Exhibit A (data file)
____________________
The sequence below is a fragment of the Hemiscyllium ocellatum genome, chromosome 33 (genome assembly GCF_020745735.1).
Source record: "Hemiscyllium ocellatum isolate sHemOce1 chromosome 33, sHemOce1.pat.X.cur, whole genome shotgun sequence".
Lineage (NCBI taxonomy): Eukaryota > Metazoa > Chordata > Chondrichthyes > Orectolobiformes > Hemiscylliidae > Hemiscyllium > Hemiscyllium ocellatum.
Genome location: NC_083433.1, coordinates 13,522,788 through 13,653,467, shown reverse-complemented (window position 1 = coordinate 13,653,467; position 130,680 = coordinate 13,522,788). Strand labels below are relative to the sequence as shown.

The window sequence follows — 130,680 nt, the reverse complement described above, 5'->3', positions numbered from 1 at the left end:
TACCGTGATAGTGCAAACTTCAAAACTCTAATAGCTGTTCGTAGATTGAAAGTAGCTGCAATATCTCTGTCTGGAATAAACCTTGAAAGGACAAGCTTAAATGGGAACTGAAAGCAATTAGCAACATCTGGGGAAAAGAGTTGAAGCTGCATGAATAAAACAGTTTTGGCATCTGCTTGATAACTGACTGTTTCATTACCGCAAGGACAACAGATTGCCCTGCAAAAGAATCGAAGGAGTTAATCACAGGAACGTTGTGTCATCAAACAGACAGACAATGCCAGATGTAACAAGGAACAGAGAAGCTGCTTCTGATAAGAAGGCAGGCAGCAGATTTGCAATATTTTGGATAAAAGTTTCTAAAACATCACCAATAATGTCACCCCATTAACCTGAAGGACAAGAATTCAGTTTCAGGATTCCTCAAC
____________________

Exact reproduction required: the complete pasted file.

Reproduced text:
The sequence below is a fragment of the Hemiscyllium ocellatum genome, chromosome 33 (genome assembly GCF_020745735.1).
Source record: "Hemiscyllium ocellatum isolate sHemOce1 chromosome 33, sHemOce1.pat.X.cur, whole genome shotgun sequence".
Lineage (NCBI taxonomy): Eukaryota > Metazoa > Chordata > Chondrichthyes > Orectolobiformes > Hemiscylliidae > Hemiscyllium > Hemiscyllium ocellatum.
Genome location: NC_083433.1, coordinates 13,522,788 through 13,653,467, shown reverse-complemented (window position 1 = coordinate 13,653,467; position 130,680 = coordinate 13,522,788). Strand labels below are relative to the sequence as shown.

The window sequence follows — 130,680 nt, the reverse complement described above, 5'->3', positions numbered from 1 at the left end:
TACCGTGATAGTGCAAACTTCAAAACTCTAATAGCTGTTCGTAGATTGAAAGTAGCTGCAATATCTCTGTCTGGAATAAACCTTGAAAGGACAAGCTTAAATGGGAACTGAAAGCAATTAGCAACATCTGGGGAAAAGAGTTGAAGCTGCATGAATAAAACAGTTTTGGCATCTGCTTGATAACTGACTGTTTCATTACCGCAAGGACAACAGATTGCCCTGCAAAAGAATCGAAGGAGTTAATCACAGGAACGTTGTGTCATCAAACAGACAGACAATGCCAGATGTAACAAGGAACAGAGAAGCTGCTTCTGATAAGAAGGCAGGCAGCAGATTTGCAATATTTTGGATAAAAGTTTCTAAAACATCACCAATAATGTCACCCCATTAACCTGAAGGACAAGAATTCAGTTTCAGGATTCCTCAAC